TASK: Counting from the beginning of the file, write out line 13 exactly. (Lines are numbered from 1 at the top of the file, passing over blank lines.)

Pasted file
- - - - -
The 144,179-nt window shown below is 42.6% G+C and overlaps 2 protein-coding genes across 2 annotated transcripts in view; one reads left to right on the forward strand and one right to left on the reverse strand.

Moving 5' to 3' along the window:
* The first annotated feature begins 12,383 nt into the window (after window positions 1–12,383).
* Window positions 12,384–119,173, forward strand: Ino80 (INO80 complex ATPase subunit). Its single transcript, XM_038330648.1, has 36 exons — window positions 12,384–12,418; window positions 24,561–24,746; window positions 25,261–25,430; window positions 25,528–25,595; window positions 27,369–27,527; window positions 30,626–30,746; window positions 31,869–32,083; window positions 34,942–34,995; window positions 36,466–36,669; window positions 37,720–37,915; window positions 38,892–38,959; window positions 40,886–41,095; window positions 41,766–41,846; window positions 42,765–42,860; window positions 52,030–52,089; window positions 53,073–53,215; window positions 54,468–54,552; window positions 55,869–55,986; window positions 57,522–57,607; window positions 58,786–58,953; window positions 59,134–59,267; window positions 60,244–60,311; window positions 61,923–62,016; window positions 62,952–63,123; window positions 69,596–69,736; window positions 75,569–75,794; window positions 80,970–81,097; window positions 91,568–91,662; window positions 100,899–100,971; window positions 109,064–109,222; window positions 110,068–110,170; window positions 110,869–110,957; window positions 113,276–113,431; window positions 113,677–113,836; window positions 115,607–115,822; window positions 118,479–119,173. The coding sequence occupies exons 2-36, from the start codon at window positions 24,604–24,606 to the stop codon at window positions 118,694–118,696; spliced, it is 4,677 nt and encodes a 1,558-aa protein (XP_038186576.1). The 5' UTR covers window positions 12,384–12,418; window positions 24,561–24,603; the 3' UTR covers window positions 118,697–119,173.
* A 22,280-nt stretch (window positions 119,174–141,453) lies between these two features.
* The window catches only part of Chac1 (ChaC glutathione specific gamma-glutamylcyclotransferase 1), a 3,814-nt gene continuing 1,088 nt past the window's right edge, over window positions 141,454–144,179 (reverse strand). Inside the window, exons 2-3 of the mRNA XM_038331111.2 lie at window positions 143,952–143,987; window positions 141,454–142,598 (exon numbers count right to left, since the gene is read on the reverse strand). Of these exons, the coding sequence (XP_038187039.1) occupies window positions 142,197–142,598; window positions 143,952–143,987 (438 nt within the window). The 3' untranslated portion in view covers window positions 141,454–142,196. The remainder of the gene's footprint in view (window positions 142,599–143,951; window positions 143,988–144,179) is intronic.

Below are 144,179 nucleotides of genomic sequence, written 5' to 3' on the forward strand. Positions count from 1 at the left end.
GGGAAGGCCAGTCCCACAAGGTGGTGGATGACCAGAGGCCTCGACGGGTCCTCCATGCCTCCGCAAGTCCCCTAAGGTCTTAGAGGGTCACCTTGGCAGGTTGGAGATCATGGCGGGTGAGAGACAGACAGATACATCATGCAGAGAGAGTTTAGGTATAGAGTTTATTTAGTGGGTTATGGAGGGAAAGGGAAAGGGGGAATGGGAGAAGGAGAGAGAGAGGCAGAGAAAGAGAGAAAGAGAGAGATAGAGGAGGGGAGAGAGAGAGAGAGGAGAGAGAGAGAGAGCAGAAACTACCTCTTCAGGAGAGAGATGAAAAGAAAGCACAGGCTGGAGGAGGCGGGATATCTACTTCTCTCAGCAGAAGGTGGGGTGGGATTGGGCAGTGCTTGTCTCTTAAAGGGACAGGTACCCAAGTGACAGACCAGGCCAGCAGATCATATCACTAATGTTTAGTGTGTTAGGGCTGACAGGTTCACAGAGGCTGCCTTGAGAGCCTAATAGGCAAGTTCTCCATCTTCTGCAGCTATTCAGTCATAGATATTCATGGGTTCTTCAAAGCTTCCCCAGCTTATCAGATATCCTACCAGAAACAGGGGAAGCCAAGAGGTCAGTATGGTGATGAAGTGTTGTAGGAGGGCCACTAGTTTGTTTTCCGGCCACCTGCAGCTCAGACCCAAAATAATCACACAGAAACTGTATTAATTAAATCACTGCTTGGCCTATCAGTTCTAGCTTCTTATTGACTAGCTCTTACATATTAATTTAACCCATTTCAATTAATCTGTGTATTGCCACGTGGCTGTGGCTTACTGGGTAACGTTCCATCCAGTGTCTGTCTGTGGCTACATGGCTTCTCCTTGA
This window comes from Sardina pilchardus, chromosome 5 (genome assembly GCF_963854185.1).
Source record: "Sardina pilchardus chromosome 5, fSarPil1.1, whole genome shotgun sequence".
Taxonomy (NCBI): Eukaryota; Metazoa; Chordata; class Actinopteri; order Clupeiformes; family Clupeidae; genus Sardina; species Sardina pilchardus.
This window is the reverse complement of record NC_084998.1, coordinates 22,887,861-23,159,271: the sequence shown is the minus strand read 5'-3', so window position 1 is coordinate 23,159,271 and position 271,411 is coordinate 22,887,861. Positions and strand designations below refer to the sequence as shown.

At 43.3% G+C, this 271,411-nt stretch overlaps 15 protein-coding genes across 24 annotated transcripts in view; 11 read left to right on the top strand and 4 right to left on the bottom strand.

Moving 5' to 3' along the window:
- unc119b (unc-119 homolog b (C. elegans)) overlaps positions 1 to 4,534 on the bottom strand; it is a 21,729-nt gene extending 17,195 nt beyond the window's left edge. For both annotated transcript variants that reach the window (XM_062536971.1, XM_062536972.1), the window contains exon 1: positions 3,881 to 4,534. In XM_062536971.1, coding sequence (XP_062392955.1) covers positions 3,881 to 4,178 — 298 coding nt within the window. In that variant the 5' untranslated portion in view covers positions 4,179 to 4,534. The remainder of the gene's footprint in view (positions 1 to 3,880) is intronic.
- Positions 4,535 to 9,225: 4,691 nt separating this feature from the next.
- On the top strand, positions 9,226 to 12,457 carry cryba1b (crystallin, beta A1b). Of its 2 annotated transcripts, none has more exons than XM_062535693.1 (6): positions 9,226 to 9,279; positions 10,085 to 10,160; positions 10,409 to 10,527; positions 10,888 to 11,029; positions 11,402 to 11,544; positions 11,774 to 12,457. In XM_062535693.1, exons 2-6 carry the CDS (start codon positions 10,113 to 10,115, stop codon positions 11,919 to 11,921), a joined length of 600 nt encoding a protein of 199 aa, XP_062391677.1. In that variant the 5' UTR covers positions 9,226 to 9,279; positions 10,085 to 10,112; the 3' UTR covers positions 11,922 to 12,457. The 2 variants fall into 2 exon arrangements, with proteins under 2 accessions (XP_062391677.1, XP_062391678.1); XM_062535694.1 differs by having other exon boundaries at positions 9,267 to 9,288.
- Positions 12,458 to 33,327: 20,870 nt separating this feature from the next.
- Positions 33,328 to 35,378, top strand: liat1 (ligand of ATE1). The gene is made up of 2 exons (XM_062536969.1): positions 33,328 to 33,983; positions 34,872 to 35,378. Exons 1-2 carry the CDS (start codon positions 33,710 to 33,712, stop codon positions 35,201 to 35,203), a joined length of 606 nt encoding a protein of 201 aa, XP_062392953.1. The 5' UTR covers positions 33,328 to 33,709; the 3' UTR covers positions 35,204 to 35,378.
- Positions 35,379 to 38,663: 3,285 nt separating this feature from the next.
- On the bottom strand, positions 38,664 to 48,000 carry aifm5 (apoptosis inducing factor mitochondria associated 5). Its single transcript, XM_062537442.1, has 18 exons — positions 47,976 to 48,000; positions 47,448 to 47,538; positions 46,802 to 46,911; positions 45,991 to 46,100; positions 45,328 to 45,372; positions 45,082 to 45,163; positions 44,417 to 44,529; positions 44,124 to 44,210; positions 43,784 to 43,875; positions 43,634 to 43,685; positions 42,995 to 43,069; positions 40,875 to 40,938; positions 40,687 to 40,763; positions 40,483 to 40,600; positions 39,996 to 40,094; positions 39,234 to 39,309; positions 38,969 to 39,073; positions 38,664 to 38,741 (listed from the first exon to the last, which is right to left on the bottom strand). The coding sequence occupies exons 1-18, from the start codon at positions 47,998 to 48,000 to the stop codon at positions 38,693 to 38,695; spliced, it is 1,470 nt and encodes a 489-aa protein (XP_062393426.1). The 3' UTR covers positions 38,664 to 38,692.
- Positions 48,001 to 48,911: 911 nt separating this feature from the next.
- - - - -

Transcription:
At 43.3% G+C, this 271,411-nt stretch overlaps 15 protein-coding genes across 24 annotated transcripts in view; 11 read left to right on the top strand and 4 right to left on the bottom strand.